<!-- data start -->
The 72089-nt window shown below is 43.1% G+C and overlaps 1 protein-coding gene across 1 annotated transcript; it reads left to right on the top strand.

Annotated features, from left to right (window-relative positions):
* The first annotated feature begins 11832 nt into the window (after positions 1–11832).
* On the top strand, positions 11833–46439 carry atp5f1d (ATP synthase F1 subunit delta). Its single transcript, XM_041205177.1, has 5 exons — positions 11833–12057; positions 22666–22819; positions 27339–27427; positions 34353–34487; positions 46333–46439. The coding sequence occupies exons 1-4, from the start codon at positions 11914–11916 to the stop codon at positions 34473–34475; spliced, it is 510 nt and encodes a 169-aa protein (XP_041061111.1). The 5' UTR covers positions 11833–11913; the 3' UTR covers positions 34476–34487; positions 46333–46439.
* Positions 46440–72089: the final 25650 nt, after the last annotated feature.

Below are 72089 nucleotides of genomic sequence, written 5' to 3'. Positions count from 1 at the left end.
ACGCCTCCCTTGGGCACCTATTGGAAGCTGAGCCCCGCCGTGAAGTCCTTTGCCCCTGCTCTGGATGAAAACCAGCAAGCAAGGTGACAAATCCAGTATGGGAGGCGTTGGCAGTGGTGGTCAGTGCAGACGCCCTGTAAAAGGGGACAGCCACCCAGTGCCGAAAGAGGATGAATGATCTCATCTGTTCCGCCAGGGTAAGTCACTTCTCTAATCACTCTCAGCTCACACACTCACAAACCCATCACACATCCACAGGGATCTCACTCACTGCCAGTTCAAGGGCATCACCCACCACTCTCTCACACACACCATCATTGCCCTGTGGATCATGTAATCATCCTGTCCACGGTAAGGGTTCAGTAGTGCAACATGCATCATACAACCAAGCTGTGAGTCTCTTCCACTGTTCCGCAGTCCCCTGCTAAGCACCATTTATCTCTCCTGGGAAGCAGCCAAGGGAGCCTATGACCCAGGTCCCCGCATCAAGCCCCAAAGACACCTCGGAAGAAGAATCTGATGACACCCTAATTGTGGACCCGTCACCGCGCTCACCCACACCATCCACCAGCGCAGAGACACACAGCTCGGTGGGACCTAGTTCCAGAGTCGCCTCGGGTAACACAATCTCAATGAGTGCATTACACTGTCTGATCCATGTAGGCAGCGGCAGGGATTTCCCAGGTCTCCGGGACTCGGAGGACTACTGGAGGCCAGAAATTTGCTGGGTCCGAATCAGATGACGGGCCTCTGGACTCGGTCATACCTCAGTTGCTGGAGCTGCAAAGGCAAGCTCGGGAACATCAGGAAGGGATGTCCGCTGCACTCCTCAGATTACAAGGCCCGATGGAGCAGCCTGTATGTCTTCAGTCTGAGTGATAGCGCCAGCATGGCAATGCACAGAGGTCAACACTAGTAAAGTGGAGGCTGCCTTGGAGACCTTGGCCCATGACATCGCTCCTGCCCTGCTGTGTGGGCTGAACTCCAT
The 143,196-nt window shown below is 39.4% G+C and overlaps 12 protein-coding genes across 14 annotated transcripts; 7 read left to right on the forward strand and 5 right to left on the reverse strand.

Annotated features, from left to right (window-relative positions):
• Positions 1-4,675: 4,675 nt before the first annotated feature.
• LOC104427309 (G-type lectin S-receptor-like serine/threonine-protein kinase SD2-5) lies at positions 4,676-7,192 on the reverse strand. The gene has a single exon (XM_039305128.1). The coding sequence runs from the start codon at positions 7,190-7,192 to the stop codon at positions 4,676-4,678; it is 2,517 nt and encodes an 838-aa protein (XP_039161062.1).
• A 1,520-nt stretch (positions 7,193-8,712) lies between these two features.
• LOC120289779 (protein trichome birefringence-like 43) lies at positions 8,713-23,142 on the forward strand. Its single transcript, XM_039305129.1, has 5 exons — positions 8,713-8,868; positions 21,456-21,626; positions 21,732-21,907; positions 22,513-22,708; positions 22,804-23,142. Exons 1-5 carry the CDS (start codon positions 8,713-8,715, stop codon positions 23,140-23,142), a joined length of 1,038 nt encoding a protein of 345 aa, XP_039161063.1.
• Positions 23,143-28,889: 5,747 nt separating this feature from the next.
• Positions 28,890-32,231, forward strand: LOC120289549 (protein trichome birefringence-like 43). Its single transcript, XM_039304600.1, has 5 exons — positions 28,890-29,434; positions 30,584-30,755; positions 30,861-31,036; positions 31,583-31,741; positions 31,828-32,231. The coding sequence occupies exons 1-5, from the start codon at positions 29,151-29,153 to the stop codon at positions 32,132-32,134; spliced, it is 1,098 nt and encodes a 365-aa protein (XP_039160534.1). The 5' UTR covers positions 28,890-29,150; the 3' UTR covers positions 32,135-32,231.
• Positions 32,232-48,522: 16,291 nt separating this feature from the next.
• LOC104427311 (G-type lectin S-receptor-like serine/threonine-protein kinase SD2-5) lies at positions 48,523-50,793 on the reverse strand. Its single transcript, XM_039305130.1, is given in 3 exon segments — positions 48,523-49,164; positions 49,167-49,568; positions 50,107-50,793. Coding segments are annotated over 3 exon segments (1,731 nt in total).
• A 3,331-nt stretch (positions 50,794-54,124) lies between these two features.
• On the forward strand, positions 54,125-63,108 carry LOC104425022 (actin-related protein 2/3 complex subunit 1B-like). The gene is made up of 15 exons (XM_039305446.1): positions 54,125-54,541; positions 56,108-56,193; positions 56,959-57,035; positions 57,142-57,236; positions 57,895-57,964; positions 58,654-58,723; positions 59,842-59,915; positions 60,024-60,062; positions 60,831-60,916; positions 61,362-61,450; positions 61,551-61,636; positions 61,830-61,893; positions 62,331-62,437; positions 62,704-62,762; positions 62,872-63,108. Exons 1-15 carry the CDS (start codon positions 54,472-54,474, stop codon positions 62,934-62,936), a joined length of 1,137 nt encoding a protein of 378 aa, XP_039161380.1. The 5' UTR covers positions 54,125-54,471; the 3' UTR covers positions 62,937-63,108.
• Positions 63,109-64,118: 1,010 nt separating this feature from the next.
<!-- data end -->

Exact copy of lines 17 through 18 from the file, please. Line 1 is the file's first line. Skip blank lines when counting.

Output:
• LOC104427311 (G-type lectin S-receptor-like serine/threonine-protein kinase SD2-5) lies at positions 48,523-50,793 on the reverse strand. Its single transcript, XM_039305130.1, is given in 3 exon segments — positions 48,523-49,164; positions 49,167-49,568; positions 50,107-50,793. Coding segments are annotated over 3 exon segments (1,731 nt in total).
• A 3,331-nt stretch (positions 50,794-54,124) lies between these two features.